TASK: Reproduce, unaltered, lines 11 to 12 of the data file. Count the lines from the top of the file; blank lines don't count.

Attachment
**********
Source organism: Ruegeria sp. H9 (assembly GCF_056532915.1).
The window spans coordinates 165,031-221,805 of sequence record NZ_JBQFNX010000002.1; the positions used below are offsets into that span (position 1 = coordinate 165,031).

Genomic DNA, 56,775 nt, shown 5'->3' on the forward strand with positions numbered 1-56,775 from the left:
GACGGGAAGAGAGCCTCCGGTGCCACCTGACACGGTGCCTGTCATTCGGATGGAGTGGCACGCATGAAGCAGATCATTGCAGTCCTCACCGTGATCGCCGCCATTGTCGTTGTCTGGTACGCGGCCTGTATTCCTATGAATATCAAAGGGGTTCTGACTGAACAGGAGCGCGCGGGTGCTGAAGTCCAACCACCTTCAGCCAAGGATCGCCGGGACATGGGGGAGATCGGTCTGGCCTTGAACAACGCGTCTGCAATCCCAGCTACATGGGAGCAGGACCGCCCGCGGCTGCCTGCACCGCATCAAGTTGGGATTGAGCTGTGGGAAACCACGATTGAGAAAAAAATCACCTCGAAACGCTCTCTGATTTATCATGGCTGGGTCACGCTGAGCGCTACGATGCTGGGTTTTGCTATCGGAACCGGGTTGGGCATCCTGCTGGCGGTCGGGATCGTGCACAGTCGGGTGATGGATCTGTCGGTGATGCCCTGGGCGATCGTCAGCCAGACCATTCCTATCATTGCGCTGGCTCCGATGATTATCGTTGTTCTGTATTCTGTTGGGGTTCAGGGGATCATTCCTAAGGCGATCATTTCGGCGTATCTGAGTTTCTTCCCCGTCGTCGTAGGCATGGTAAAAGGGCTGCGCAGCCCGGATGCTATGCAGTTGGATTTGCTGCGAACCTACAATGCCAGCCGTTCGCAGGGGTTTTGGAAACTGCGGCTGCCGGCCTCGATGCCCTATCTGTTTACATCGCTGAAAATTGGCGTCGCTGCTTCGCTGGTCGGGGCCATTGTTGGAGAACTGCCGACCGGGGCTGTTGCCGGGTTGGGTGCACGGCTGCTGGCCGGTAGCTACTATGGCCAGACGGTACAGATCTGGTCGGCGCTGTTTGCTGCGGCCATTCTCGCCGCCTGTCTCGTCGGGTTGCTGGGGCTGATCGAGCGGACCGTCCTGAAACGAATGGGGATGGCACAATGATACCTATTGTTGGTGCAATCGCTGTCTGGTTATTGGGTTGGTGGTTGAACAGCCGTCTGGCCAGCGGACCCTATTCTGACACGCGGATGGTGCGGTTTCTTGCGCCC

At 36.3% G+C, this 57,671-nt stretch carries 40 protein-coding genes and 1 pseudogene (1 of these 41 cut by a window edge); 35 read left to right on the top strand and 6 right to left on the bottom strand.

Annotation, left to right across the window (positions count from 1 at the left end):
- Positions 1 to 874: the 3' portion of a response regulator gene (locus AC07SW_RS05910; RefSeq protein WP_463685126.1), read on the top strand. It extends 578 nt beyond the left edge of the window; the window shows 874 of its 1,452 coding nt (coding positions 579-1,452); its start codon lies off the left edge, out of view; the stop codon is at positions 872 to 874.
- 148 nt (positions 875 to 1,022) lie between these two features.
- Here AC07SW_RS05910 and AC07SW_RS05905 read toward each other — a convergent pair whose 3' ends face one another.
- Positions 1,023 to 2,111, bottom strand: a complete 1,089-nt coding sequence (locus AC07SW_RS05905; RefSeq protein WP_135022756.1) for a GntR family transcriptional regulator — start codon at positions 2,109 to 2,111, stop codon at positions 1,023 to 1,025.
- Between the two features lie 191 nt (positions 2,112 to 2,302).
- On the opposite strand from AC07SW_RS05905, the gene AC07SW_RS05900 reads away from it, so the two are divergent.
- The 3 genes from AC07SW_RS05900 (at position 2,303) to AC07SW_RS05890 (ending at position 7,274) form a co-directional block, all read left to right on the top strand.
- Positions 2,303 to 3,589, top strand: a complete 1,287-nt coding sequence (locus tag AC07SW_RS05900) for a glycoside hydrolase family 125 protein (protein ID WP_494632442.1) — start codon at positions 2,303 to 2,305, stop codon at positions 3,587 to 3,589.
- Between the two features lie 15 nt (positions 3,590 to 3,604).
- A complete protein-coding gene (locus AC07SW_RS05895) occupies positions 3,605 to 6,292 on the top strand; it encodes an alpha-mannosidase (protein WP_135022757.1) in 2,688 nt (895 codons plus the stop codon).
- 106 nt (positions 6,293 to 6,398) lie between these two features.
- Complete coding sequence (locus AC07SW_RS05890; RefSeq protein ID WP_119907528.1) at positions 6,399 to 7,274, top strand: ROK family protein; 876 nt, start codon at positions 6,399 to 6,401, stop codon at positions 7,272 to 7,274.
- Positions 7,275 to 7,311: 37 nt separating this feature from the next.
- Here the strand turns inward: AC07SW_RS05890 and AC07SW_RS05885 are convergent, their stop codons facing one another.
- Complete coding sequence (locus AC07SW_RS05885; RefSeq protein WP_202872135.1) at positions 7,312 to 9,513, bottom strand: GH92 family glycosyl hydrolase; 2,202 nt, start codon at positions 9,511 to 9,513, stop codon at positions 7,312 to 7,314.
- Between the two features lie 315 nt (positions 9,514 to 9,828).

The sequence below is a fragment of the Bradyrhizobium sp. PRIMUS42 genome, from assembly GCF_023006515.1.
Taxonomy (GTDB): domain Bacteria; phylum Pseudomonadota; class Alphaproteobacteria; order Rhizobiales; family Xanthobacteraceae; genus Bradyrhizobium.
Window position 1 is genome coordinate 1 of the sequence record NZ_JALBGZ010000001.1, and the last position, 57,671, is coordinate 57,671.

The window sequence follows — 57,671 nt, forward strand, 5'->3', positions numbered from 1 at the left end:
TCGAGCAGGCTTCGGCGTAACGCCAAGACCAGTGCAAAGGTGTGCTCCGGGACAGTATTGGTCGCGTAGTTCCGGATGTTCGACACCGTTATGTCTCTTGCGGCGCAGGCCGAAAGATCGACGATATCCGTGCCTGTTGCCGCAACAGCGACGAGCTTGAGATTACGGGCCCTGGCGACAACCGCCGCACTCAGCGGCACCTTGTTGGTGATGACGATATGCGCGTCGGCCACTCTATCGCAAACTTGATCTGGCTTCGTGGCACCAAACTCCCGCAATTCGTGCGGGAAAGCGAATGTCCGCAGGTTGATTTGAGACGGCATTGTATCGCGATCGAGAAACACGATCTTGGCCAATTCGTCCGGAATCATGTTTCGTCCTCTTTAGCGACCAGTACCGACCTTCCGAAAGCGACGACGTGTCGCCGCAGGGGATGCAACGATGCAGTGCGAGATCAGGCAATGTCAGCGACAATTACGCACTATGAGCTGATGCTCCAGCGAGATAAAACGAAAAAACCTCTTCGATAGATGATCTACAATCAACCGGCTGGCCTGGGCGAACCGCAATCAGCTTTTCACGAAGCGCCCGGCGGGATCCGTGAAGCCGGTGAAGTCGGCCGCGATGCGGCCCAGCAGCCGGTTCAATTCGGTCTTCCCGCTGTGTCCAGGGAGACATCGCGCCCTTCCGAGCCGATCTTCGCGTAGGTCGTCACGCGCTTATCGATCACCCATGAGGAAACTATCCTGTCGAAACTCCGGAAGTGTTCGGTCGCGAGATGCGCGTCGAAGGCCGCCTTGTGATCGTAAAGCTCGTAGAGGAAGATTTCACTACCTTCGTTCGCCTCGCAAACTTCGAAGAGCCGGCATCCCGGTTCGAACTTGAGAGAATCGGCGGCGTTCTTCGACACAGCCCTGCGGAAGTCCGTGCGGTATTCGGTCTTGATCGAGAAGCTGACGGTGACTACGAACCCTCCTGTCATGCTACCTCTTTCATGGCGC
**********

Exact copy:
- Between the two features lie 191 nt (positions 2,112 to 2,302).
- On the opposite strand from AC07SW_RS05905, the gene AC07SW_RS05900 reads away from it, so the two are divergent.